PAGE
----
Netflix Roulette – Visions

I’m back, as promised… though, I have to say, this one made me second-guess my decision to return. This movie may fall into my bottom ten (if I were to make a bottom ten, that is… maybe I should). It’s by no means the worst film I’ve watched while working on this blog… but it’s something about how boring it is, how stupid it assumes its viewers are, and a weird political stance the movie takes that make me hate it so much. More on all this shortly.

Visions centers around a pregnant woman who, with her husband, buys a vineyard that may, or may not, be haunted… you know a story we can all relate with… these two are truly represent the “everyman”. There’s more to the movie (though, really not that much), but I really don’t want to waste my time summarizing it. All I’ll say is that the beginning of the film starts with a car accident our protagonist causes (though, they make it clear (several times throughout the movie) that it is not her fault) in which the other motorist’s child is killed… gee, I wonder if that’s going to come back into play. To be fair, this movie makes a point of connecting all the dots… almost in extremely frustrating ways. That last sentence was meant to be a complement… really the only complement I can pay this movie… but, I couldn’t even get through one sentence without a critique. Everything about this movie is wrong… so, let’s get into it.

Let’s start at the most logical beginning point, the title of the film. Okay, this may be a bit of a spoiler, but seriously, it’s the filmmakers’ fault (writers L.D. Goffigan and Lucas Sussman and director Kevin Greutert (he previously directed one of the Saw films, which explains the splashy-ness of the film… it looks very nice (hey, there was a compliment) almost too nice (oops, never mind)) or maybe the studio’s. If you title your film Visions and then try to build your picture around the mystery of whether or not the house the couple bought is haunted, you’re kind of showing your hand. This also connects to other points in the film which contradicts the resolution of the film… include the very last scene of the movie. So, that’s frustrating. The cast is also weirdly frustrating. Apart from the lead actress (Isla Fisher) the cast is mostly made up of television cast offs: Anson Mount (from the excellent Hell on Wheels), Gillian Jacobs (from the hit or miss Community), Jim Parsons (from the unwatchable (in my opinion, but it’s a huge hit, so what do I know) Big Bang Theory) and Eva Longoria (from the unwatched (by me) Desperate Housewives (right?)). Don’t get me wrong, I have nothing against television actors… and this group is pretty strong, it’s just that in this case, there was no reason to have these people in these roles except to trick people into watching this bland movie. They show up in a scene or two, deliver their lines and collects their paychecks. They are all completely wasted. The last major problem I had with this movie is that at times it appears to be taking an anti-medication stance towards mental illness. We establish early in the film that the protagonist is suffering from PTSD due to her car accident and that in the past she was on anti-depressants. I don’t want to get into a thing here, but this anti-medication stance keeps coming up in the film. Apart from my beliefs and personal experience surrounding depression and medication I have two problems with this. First, a b-horror movie is not the place to take this stand. Second, it was clearly written by someone uneducated about mental illness and medication. I’m not saying this because I disagree with the stance the filmmakers seem to be taking. Instead it is due to the cliché and frankly ignorant writing surrounding the issue. This whole thing left a bad taste in my mouth and caused me to be a bit judgmental of everyone (including the actors) involved in the movie.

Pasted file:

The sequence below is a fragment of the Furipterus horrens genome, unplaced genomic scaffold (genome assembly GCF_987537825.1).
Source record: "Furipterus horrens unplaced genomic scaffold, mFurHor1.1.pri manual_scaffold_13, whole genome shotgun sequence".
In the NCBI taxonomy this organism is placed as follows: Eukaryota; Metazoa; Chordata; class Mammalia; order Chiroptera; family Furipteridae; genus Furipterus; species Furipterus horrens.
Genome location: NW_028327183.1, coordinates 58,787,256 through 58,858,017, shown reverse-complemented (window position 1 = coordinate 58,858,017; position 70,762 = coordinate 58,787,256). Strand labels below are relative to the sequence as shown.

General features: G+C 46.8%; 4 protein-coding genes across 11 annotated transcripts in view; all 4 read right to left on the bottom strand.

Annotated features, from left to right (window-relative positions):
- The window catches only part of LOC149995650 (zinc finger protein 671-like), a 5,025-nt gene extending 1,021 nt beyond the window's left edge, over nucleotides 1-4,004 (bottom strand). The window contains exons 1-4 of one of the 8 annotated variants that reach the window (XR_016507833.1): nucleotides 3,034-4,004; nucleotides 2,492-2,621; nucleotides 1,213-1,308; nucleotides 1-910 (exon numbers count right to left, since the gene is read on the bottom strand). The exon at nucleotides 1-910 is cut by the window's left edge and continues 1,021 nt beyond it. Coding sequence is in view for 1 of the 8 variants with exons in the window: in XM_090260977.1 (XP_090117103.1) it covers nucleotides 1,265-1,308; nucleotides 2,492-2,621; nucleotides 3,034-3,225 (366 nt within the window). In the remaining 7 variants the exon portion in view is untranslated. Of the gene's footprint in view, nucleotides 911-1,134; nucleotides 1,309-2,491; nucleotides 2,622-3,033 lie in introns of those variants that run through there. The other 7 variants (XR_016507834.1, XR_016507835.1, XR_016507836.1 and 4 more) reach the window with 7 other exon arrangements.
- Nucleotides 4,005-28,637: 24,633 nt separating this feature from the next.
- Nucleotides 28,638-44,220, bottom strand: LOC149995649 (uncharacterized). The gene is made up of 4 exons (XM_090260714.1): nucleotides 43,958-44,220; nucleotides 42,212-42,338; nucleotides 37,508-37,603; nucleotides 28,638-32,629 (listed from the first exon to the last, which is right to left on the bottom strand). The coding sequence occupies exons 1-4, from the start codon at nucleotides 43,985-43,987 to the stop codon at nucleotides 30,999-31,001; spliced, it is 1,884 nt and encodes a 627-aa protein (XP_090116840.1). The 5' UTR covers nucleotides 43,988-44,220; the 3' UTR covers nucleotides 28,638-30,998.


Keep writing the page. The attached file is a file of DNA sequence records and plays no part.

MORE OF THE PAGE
Instead of leaving you with that argumentative ending, I’ll provide you with a few random observations:

  • They were clearly going for a Hitchcockian vibe with the music, but it just ended up sounding like free-to-use music.
  • Why would you put the creepiest mannequin ever made in your movie and then not even use it for a scare?
  • This movie is basically the same scene repeated about twenty times: Our protagonist seems something vaguely spooky (there are no good scares here (not even any real jump scares)) while her husband is in the other room, yelling “David” over and over again until he comes in the room and sees nothing.
  • “That’s right, it was me!” Great writing…

Hopefully, I’ll be luckier tomorrow.

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